GRAPHIC CONTENT WARNING: Executing the ISIS way, a video allegedly shows ISF executing IS fighters, throwing them, then shooting in Mosul. pic.twitter.com/PkgX5klXy0— Mosul Eye عين الموصل (@MosulEye) July 12, 2017
One day after Iraqi Prime Minister Haider al-Abadi declared "total victory" in Mosul on Monday, the first video appeared online. The video depicts men in military uniforms shouting at and attacking other men. One of the attackers is spattered with fresh blood, while the unmoving bodies of the attacked men are dragged from the room.
"Is this one with Daesh or not?" one of the uniformed men asks, gesturing to a man in the corner. The other men in uniforms drag him outside, to the edge of a high wall. There, the camera captures more uniformed men shooting the bodies of the men dragged outside earlier, and a fourth man being executed in the background.
The men then throw their captive off the wall, whereupon he falls 30 feet to the ground. The soldiers then shoot him multiple times as well.
Another video posted the same day was titled: "Our heroes in the Iraqi Army 16th division executing the remnants of Daesh terrorists in Old Mosul." This one shows a man in an Iraqi army uniform executing an unarmed, kneeling man.
Although unconfirmed, the video appears to be Iraqi soldiers killing Daesh fighters. The videos were posted on pro-Iraqi (but not government-affiliated) Facebook pages.
Brigadier General Yahya Rasool, a spokesman for US Forces in Iraq, said in a statement that the US military was "keenly observing and following what is being published in social media outlets about the conduct of a number of our soldiers, or those who are wearing uniforms."
"We are following this affair very closely, and all the leadership of Iraqi forces and military are keen to know the details of this matter," he added. "If there's any violation of human rights from any force – counterterrorism forces, police, army, they will be held accountable militarily and we will be really severe.
A statement from Human Rights Watch (HRW) said that they used satellite imagery to confirm that the incident occurred in Mosul. HRW senior Iraq researcher Belkis Wille condemned the violence to the BBC, saying that "these horrific reports of mistreatment and murder have been met by silence from Baghdad, only further fostering the feeling of impunity among armed forces in Mosul."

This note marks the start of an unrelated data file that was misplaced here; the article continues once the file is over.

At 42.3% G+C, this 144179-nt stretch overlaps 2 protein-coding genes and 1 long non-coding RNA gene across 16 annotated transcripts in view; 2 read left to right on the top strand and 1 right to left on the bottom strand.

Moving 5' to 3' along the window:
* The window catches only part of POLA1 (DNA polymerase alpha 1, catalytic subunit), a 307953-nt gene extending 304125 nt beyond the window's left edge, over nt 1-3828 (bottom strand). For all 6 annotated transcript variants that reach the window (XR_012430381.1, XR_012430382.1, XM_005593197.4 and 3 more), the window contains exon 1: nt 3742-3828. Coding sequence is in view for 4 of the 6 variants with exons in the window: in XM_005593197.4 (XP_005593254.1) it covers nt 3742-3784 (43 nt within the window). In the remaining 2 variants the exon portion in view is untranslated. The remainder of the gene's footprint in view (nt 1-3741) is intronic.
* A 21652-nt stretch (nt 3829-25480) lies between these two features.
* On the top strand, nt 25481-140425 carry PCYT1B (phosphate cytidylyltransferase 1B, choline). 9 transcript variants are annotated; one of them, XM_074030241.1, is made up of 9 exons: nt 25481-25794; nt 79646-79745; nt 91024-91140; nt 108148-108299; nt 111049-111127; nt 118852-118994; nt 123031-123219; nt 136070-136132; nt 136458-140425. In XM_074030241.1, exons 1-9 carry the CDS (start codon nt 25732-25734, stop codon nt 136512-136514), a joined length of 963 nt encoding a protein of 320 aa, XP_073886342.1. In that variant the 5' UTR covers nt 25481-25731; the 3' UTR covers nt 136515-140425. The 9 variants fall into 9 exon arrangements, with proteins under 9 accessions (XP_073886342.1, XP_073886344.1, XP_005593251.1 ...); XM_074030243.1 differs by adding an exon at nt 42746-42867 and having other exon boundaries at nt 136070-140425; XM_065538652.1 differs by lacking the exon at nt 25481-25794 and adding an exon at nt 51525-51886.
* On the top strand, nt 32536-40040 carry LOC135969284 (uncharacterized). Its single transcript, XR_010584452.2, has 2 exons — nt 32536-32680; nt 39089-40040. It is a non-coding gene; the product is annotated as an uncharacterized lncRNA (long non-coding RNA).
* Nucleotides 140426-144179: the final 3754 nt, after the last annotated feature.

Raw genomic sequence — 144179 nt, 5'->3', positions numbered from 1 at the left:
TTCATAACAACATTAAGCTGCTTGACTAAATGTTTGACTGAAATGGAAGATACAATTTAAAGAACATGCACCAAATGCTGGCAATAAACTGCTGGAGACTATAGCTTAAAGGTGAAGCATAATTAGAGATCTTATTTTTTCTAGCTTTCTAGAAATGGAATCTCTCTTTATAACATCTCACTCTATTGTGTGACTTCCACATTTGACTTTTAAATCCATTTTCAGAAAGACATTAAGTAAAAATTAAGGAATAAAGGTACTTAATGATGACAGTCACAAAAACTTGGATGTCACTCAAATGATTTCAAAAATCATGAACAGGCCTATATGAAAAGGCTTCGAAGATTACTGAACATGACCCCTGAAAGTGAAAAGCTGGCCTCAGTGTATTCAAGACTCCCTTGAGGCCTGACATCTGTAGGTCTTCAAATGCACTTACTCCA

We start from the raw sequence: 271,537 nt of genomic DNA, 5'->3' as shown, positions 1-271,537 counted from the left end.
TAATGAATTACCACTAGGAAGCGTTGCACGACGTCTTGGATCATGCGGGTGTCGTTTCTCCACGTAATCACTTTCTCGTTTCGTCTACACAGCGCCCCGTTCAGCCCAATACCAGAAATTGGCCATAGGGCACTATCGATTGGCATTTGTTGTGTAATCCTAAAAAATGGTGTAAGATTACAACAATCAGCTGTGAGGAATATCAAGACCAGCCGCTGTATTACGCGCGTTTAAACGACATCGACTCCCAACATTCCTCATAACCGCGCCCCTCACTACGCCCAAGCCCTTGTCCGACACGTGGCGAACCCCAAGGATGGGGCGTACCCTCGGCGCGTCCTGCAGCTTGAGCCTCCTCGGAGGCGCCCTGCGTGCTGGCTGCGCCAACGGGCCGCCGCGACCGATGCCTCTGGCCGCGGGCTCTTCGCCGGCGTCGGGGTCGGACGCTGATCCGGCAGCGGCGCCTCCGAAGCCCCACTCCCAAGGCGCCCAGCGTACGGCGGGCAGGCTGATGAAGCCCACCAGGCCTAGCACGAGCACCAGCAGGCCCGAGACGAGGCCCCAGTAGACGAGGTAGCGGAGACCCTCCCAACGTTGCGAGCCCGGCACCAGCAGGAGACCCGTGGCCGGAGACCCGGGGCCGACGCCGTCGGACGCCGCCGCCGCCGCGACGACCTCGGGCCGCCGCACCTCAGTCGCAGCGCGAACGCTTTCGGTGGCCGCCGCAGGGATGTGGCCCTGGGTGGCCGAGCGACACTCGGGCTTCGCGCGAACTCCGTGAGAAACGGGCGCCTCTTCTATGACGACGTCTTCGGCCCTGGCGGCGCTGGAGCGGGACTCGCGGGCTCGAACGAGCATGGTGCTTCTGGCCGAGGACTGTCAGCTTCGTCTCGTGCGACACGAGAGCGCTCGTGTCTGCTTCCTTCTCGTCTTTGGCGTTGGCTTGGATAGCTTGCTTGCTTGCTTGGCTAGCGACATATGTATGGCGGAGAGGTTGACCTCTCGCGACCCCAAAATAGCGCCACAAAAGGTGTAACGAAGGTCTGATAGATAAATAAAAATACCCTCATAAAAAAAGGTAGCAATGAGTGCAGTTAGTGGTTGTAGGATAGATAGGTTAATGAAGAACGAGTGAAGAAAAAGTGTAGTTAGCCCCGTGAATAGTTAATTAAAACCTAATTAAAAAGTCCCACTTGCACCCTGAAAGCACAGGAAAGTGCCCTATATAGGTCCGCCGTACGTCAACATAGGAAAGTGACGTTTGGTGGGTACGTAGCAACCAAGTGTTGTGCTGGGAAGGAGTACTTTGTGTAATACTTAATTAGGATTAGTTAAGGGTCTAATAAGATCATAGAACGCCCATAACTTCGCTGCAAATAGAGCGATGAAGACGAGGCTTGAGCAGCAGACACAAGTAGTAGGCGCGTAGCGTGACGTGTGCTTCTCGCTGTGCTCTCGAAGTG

"In the final weeks of the battle for west Mosul, the pervasive attitude that I have observed among armed forces has been of momentum, the desire to get the battle wrapped up as quickly as possible, and a collapse of adherences to the laws of war," added Wille.
After three years of brutal Daesh rule, Mosul has been liberated by US-backed Iraqi security forces. The nine-month siege to oust the terrorists saw tens of thousands of deaths as well as "house by house" urban warfare.
The bitter fighting now seems to be followed by vengeance killings from Iraqi Security Forces against defeated Daesh fighters. The United Nations High Commissioner for Human Rights issued a statement after the victory of security forces warning that that unpunished "human rights challenges" would "likely spark further violence and civilian suffering."
"Horrific though the crimes of ISIL [Daesh] are, there is no place for vengeance," the statement added.
HRW also reported that security forces were relocating women and children with alleged ties to Daesh to a camp meant to give them "psychological and ideological rehabilitation," according to a Mosul government directive.
HRW claimed that the camps were punitive in nature. "Iraqi authorities shouldn't punish entire families because of their relatives' actions," said Lama Fakih, the deputy chief of HRW's Middle East and North Africa office, in a statement. "These abusive acts are war crimes and are sabotaging efforts to promote reconciliation in areas retaken from ISIS [Daesh]."